OxyContin abuse solutions begin with the process of withdrawal from the drug, which is similar in nature to withdrawal from heroin. Even patients who use OxyContin with a doctor’s approval for legitimate medical purposes are at risk for developing withdrawal symptoms when discontinuing usage abruptly. Symptoms include anxiety, panic attack, insomnia, muscle pain, fever and flu-like symptoms, muscle weakness, and nausea. Withdrawal can begin as quickly as six hours after the abuser discontinues usage and the risk of relapse during these periods is high. It’s essential for addicts attempting to kick the habit to seek OxyContin abuse solutions providers and a medically-supervised environment in which to undergo detoxification, which is usually both painful and ridden with temptations. The severity of symptoms can vary depending on the abuser’s degree of tolerance to the drug as well as on the last dosage consumed, but undergoing the start of an OxyContin abuse solutions program is certainly never an easy process. Beyond the physical discomfort, recovering addicts experience psychological effects such as depression and even suicidal thoughts. But the most serious potential side effect of withdrawal, according to OxyContin abuse solutions providers, is simply the risk of relapse. Withdrawal itself is not usually physiologically dangerous. Resumption of OxyContin use, however, is dangerous, especially right after withdrawal, when the abuser’s body has a lowered tolerance to the drug and hence the risk of overdose is very high. The same risk occurs right after a former user is released from jail. If he returns to the dosage he was taking before being jailed, it is easy to fatally overdose.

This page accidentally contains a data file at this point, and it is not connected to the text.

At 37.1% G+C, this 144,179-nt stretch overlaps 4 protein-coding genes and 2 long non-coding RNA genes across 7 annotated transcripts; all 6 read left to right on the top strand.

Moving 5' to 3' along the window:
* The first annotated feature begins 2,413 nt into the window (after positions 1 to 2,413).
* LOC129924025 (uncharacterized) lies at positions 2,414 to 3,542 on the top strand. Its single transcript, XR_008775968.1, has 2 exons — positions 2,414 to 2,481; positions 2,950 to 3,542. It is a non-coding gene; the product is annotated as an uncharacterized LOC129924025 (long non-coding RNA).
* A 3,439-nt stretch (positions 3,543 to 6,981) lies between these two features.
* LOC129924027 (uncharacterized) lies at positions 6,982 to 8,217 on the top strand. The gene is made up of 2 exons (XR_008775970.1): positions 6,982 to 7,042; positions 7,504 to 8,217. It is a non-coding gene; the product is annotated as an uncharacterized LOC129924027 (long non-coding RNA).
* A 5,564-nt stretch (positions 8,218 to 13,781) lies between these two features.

Conventional OxyContin abuse solutions include not only detox, psychological therapy, and behavioral treatment but also replacement drug therapies with semi-synthetic opiates such as buprenorphine (under brand names such as Suboxone and Subutex). The advantages and disadvantages of this system are highly debatable. Some OxyContin abuse solutions providers consider drug replacement therapy only a continuation and prolongation of the problems of addiction. Replacing one drug with another can serve to encourage mental as well as physical dependence. The addicted person can become convinced that he simply cannot live without drugs. In addition, these kinds of treatments are all too often undergone by way of out-patient treatment immediately following detox, meaning that the recovering addict is left with an incomplete understanding of the roots of his dependence and a substitute substance on which to be hooked.
OxyContin abuse solutions that treat the underlying causes of addiction, by contrast, have been shown to have a much better chance of succeeding.
If you need help with OxyContin abuse, call 1-877-862-4326 to learn more about rehabs in Louisiana and how our program has helped addicts become drug free from every state in the U.S.